Gulf of Mexico Old Field Resurrection in the Aftermath of the BP Disaster
William Kimbrell, Elliott Black IV, James Kimbrell, Tracey Kimbrell, and Max Lindsay
This is a case study of an old field successfully resurrected back to commercial production by means of proper study, engineering design and efficient implementation in the aftermath of the BP disaster. The field is located off the coast of Plaquemines Parish, Louisiana, near the mouth of the Mississippi River in about 20 feet of water. A major company discovered it in 1955 by drilling to a total depth of 14,500 feet. It has produced approximately ten million barrels of oil and 21 billion cubic feet of gas. The field reached marginal profitability for the major company that discovered it and produced it for over thirty (30) years resulting in their divesture to a small operator in the late 1980s. After a short period of continued production, it was shut in for a period of almost ten years while languishing in and out of bankruptcy court from 1990 to 2000 and was actually orphaned by the state of Louisiana at one point during this time. All the while, the structures and wells deteriorated without proper capital input and the continual destruction from multiple hurricanes. This paper focuses on the time period just before and after the BP disaster discussing the difficulties involved with bringing an old field in the Gulf of Mexico back on line after years of many and various technical difficulties, non-cooperating weather and strict regulatory environment. It outlines what is believed to be a proper and necessary approach for a successful resurrection of an old field in this environment.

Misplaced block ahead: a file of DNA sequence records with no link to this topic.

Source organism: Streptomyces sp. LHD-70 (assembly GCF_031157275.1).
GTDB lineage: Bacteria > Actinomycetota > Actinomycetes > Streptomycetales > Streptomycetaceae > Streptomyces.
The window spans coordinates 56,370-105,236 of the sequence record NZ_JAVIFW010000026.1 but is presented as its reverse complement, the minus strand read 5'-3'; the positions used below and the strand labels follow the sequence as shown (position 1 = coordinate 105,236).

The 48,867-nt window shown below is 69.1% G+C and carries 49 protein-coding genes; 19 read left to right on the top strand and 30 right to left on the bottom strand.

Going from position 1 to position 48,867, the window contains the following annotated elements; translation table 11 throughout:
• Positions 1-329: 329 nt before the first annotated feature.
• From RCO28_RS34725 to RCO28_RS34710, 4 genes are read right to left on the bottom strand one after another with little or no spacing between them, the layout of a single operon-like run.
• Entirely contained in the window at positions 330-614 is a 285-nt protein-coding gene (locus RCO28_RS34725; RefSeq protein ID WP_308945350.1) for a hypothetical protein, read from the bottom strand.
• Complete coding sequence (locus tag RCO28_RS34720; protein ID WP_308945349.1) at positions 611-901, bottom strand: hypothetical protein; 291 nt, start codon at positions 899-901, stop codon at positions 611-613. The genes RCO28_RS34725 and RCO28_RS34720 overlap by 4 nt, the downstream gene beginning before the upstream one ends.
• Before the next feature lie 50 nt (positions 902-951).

AAPG Search and Discovery Article #90167©2013 GCAGS and GCSSEPM 63rd Annual Convention, New Orleans, Louisiana, October 6-8, 2013